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Timerman and His Enemies

Prisoner Without a Name, Cell Without a Number

by Jacobo Timerman, translated by Toby Talbot
Knopf, 164 pp., $10.95

No one had to impose my enemies on me. I selected them myself. I didn’t avoid them: I pointed them out, marked them, attacked them.” Jacobo Timerman is, by all accounts, a brave, irascible, and combative man. It is nevertheless not entirely true that he selected his enemies himself. As he learned in the prisons of Argentina, Jews don’t yet have that historic privilege. His eloquent book reminds us again of how awful it is to be “chosen”—by left-wing terrorists and right-wing policemen, by revolutionaries and generals. But it is true that Timerman embraced the battles that were imposed upon him, promptly and passionately, and then sought out others. He is a man whom we are likely to know best, whose political and moral stature we will most accurately estimate, if we consider the list of his enemies.

The Terrorists. In his essay “The Return of Eva Perón,” V.S. Naipaul quotes an Argentine trade unionist on torture. “Depende de quien sea torturado. It depends on who is tortured. An evildoer, that’s all right. But a man who’s trying to save his country—that’s something else. Torture isn’t only the electric prod, you know. Poverty is torture, frustration is torture.”1 That kind of talk is common enough—not only on what passes for the left—doublethink a dozen years before its time (Naipaul was writing in 1972). Terror is defended in the same way: “Violence, in the hands of the people, isn’t violence,” said Juan Perón. “It is justice.” Timerman is a man of the left who has steadily resisted this corruption of language and morality. He saw the terrorism of left-wing Peronistas and Trotskyites as embodying one kind of fascist ideology and the terrorism of paramilitary and parapolice groups as embodying another. And he said so again and again in his newspaper La Opinión, describing the murders and kidnapings, naming names.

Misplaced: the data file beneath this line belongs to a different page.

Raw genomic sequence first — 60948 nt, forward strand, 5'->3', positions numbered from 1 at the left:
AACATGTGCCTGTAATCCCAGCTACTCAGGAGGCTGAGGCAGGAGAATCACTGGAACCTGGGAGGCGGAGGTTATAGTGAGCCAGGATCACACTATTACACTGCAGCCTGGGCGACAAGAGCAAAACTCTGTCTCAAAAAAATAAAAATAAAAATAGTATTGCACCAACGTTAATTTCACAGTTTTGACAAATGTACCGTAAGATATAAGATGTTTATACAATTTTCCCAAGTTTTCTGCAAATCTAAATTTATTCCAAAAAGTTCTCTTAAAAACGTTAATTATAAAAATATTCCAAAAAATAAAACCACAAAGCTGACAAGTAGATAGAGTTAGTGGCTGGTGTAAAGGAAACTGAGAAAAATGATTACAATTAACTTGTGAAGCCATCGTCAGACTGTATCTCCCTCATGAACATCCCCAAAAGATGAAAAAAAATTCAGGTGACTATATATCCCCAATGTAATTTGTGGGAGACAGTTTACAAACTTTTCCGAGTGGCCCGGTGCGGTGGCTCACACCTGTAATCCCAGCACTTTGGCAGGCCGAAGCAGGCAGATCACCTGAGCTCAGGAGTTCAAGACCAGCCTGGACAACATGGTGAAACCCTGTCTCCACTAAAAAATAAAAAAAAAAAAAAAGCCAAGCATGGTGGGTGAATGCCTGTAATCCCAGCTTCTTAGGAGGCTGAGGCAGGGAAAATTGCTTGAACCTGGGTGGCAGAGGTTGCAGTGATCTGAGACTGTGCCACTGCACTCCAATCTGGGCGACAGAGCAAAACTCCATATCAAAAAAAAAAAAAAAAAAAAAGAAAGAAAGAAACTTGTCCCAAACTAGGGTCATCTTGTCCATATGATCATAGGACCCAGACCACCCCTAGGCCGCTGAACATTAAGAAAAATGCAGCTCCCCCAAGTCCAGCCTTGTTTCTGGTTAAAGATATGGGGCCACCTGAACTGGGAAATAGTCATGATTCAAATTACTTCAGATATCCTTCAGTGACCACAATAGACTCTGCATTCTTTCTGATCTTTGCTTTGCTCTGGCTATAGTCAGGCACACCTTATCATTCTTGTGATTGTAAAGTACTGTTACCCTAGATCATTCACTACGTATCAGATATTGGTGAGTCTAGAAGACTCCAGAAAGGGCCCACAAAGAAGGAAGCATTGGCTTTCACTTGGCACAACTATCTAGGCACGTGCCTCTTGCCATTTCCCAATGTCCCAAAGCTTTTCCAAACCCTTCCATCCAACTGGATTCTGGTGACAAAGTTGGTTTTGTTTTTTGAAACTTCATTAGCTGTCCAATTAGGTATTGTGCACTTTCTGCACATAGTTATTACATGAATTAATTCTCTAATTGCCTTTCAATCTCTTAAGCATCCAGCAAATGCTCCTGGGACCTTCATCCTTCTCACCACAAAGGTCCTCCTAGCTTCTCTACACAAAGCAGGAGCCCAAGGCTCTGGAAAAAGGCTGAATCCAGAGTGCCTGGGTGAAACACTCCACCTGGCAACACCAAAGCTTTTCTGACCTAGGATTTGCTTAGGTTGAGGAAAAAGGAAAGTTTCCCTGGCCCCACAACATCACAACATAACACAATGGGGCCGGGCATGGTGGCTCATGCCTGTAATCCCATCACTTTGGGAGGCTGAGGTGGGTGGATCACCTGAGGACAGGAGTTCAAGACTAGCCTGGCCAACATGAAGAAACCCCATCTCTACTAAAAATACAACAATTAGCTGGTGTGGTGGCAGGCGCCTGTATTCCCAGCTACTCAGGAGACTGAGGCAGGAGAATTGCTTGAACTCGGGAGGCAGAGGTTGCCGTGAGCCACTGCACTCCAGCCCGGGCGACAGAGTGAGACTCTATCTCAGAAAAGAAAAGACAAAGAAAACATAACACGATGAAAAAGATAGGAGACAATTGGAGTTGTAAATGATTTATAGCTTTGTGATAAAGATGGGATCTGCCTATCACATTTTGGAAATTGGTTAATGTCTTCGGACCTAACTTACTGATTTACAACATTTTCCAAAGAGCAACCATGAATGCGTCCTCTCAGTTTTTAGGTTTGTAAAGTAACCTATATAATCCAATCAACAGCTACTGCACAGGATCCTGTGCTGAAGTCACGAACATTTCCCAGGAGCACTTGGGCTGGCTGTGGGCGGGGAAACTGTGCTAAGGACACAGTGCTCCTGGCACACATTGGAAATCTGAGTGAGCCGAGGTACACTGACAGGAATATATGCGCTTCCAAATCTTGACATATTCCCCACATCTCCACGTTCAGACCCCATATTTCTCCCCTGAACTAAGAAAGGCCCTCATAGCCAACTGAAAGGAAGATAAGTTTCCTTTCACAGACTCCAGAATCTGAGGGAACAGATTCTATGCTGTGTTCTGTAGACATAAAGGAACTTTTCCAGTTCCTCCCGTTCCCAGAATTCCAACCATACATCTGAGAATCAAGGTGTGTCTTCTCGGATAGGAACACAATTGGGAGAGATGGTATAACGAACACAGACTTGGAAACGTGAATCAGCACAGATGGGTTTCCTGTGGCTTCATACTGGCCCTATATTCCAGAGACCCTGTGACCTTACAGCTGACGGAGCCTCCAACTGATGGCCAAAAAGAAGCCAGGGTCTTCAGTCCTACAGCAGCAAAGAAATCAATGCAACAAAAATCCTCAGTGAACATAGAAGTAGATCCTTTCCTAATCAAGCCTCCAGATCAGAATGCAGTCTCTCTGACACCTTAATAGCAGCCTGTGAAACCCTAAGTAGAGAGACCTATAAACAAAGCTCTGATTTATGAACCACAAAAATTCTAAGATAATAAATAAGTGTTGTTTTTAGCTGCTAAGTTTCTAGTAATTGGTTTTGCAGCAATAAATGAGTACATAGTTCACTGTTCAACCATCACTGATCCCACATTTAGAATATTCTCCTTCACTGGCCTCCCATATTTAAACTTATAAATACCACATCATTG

The two fascisms”—I can’t think of a better description of the struggle for power in much of the third world. Two imitative ideologies, “devoid of German precision,’ but spiced with Latin American eroticism,” two expressions of contempt for democracy, two excuses for a politics of terror. Writing in the Wall Street Journal, Irving Kristol has described Timerman as a spokesman for those who attack only the authoritarians of the right, not the totalitarians of the left.2 That’s not a line that can make much sense of the two fascisms, and it is surely to Timerman’s credit that he refused to draw it. One day, in the same mail, he received death threats from a rightist paramilitary group and a Trotskyite “army”—and published them both the next morning, wondering which organization would wind up with his corpse. “After all, it was a question of only one corpse….” The rightists were, of course, more likely to come to power and then to establish an alliance with the United States and the “free world.” No doubt, he should have offered his corpse to them.